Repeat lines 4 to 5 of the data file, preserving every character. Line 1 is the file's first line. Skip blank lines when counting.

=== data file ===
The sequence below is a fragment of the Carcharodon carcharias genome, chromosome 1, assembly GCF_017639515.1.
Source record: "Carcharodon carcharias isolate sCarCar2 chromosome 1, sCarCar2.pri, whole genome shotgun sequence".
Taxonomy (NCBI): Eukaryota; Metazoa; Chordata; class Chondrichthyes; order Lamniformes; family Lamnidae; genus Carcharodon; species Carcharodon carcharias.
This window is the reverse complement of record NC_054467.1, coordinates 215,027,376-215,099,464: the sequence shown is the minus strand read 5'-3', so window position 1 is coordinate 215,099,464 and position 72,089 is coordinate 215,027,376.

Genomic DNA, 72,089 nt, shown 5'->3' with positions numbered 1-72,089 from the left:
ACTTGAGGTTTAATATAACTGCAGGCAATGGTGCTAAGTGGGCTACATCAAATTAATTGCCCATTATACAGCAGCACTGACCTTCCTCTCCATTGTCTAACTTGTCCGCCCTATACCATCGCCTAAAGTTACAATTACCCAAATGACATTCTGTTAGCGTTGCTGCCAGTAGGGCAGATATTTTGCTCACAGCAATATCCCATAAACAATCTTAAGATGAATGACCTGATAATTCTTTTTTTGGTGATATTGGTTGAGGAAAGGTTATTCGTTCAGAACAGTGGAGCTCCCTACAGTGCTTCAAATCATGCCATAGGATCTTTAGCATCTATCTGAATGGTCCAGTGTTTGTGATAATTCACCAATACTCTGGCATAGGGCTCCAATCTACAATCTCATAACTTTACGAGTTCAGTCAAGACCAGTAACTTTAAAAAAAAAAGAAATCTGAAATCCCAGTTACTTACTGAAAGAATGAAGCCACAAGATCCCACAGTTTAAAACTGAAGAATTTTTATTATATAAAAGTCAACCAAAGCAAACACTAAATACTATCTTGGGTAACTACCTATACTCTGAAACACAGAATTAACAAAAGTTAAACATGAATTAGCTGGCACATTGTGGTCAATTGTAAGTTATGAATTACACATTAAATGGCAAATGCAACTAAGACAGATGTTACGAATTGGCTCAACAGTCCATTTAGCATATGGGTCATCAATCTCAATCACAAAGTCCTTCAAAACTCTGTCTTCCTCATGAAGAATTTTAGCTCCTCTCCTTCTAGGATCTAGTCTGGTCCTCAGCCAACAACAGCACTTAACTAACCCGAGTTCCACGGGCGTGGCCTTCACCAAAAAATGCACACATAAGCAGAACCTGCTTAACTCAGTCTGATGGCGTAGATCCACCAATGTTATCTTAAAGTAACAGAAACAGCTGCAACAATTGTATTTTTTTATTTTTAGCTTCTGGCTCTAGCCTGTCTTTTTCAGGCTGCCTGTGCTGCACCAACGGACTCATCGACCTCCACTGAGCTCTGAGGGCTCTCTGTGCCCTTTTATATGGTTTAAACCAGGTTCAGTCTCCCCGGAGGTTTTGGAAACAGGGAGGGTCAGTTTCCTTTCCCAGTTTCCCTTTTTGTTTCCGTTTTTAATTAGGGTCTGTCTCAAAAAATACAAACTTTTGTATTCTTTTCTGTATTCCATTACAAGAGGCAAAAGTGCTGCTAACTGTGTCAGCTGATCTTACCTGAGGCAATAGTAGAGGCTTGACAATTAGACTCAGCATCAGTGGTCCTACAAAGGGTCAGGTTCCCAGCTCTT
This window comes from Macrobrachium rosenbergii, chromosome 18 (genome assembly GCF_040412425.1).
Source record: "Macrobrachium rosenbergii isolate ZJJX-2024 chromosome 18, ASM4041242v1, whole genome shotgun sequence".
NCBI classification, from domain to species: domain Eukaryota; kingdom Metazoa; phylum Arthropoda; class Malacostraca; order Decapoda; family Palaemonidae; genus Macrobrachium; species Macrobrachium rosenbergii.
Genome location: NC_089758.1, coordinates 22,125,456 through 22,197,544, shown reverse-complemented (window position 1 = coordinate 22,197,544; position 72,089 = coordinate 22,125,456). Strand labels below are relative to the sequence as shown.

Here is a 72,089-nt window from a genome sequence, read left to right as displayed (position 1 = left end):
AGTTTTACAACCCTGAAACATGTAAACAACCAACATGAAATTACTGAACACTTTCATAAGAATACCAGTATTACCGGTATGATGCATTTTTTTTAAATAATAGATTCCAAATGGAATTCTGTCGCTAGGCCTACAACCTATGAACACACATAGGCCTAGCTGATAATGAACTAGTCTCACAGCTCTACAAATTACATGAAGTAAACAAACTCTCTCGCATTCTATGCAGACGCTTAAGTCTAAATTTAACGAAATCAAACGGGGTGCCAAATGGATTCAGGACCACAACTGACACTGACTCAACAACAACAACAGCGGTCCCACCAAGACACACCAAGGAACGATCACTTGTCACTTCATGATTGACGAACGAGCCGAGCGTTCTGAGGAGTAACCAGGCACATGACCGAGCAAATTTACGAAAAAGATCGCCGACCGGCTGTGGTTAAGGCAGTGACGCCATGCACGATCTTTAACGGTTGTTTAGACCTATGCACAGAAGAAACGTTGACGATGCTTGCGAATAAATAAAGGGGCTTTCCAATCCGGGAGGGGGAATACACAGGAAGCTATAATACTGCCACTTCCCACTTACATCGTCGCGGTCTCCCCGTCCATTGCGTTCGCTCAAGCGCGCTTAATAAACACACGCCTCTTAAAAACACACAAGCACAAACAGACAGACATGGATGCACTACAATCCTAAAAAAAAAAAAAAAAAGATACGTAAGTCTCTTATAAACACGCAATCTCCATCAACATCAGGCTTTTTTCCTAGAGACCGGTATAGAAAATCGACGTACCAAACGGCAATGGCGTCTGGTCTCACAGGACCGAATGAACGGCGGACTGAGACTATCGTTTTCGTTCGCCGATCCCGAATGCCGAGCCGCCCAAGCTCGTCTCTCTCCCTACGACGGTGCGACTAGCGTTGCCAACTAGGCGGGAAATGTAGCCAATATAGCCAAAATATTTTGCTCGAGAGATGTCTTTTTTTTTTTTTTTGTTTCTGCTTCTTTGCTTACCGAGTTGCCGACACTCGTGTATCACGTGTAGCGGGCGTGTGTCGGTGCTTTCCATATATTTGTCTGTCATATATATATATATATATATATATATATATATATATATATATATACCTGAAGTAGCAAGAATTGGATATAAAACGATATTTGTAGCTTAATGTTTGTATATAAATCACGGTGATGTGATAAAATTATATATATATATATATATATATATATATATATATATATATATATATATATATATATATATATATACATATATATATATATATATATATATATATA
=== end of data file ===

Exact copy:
This window is the reverse complement of record NC_054467.1, coordinates 215,027,376-215,099,464: the sequence shown is the minus strand read 5'-3', so window position 1 is coordinate 215,099,464 and position 72,089 is coordinate 215,027,376.

Genomic DNA, 72,089 nt, shown 5'->3' with positions numbered 1-72,089 from the left: